tended the garden at Bag End for forty years, and had helped old
Holman in the same job before that. Now that he was himself growing
old and stiff in the joints, the job was mainly carried on by his
youngest son, Sam Gamgee. Both father and son were on very friendly
terms with Bilbo and Frodo. They lived on the Hill itself, in Number
3 Bagshot Row just below Bag End.
‘A very nice well-spoken gentlehobbit is Mr. Bilbo, as I’ve
always said,’ the Gaffer declared. With perfect truth: for Bilbo was
very polite to him, calling him ‘Master Hamfast’, and consulting him
constantly upon the growing of vegetables — in the matter of ‘roots’,
especially potatoes, the Gaffer was recognized as the leading
authority by all in the neighbourhood (including himself).
‘But what about this Frodo that lives with him?’ asked Old
Noakes of Bywater. ‘Baggins is his name, but he’s more than half a
Brandybuck, they say. It beats me why any Baggins of Hobbiton should
go looking for a wife away there in Buckland, where folks are so
‘And no wonder they’re queer,’ put in Daddy Twofoot (the
Gaffer’s next-door neighbour), ‘if they live on the wrong side of the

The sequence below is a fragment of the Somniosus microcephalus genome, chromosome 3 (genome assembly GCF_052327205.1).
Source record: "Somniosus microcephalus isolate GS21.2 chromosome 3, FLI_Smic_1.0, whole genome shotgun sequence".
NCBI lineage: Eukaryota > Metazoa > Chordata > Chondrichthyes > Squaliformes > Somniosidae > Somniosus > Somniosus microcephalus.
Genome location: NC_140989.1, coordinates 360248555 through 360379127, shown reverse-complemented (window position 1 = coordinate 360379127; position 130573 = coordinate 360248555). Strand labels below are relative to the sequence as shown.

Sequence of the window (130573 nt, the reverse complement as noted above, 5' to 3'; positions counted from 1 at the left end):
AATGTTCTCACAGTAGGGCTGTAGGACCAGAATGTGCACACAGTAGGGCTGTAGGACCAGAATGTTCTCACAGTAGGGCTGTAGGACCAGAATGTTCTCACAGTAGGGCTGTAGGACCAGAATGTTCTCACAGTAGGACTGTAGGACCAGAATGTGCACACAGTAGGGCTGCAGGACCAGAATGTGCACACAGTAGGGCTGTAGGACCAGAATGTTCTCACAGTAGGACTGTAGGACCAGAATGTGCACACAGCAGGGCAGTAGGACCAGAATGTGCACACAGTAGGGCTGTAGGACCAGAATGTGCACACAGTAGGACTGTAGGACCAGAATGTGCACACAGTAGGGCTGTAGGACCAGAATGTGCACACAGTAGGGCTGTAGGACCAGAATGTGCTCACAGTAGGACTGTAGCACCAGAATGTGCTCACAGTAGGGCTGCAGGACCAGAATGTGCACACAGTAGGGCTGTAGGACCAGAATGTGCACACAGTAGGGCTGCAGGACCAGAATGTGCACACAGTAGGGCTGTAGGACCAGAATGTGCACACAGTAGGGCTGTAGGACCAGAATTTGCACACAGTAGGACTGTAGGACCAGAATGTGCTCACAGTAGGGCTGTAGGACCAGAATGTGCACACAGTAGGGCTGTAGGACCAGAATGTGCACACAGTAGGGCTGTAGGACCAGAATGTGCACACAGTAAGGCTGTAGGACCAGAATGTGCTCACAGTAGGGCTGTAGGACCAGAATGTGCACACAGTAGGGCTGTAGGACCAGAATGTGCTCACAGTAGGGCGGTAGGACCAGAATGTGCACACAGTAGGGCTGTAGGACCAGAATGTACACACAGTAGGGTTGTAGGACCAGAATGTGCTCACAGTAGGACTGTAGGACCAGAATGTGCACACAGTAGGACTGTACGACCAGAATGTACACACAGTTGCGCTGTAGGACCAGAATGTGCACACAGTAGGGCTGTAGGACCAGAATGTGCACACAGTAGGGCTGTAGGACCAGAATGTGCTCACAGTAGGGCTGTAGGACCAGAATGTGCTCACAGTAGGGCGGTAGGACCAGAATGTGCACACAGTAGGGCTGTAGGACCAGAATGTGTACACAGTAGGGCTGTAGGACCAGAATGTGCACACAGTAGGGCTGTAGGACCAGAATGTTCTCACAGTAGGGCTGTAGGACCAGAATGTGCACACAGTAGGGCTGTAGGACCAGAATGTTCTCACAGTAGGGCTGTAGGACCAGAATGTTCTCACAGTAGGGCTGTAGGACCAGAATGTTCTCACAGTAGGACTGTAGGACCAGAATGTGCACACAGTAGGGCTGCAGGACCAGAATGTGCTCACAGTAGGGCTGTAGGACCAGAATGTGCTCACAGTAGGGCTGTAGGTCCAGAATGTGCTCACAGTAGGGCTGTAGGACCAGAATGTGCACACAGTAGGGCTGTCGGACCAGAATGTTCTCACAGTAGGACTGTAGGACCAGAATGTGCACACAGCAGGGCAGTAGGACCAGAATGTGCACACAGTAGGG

Brandywine River, and right agin the Old Forest. That’s a dark bad
place, if half the tales be true.’
‘You’re right, Dad!’ said the Gaffer. ‘Not that the
Brandybucks of Buckland live in the Old Forest; but they’re a queer
breed, seemingly. They fool about with boats on that big river — and
that isn’t natural. Small wonder that trouble came of it, I say. But
be that as it may, Mr. Frodo is as nice a young hobbit as you could
wish to meet. Very much like Mr. Bilbo, and in more than looks. After
all his father was a Baggins. A decent respectable hobbit was Mr.
Drogo Baggins; there was never much to tell of him, till he was
‘Drownded?’ said several voices. They had heard this and
other darker rumours before, of course; but hobbits have a passion
for family history, and they were ready to hear it again.
‘Well, so they say,’ said the Gaffer. ‘You see: Mr. Drogo, he
married poor Miss Primula Brandybuck. She was our Mr. Bilbo’s first
cousin on the mother’s side (her mother being the youngest of the Old
Took’s daughters); and Mr. Drogo was his second cousin. So Mr. Frodo
is his first and second cousin, once removed either way, as the
saying is, if you follow me. And Mr. Drogo was staying at Brandy Hall
with his father-in-law, old Master Gorbadoc, as he often did after
his marriage (him being partial to his vittles, and old Gorbadoc
keeping a mighty generous table); and he went out boating on the
Brandywine River; and he and his wife were drownded, and poor Mr.
Frodo only a child and all.’
‘I’ve heard they went on the water after dinner in the
moonlight,’ said Old Noakes; ‘and it was Drogo’s weight as sunk the
‘And I heard she pushed him in, and he pulled her in after
him,’ said Sandyman, the Hobbiton miller.
‘You shouldn’t listen to all you hear, Sandyman,’ said the
Gaffer, who did not much like the miller. ‘There isn’t no call to go
talking of pushing and pulling. Boats are quite tricky enough for
those that sit still without looking further for the cause of
trouble. Anyway: there was this Mr. Frodo left an orphan and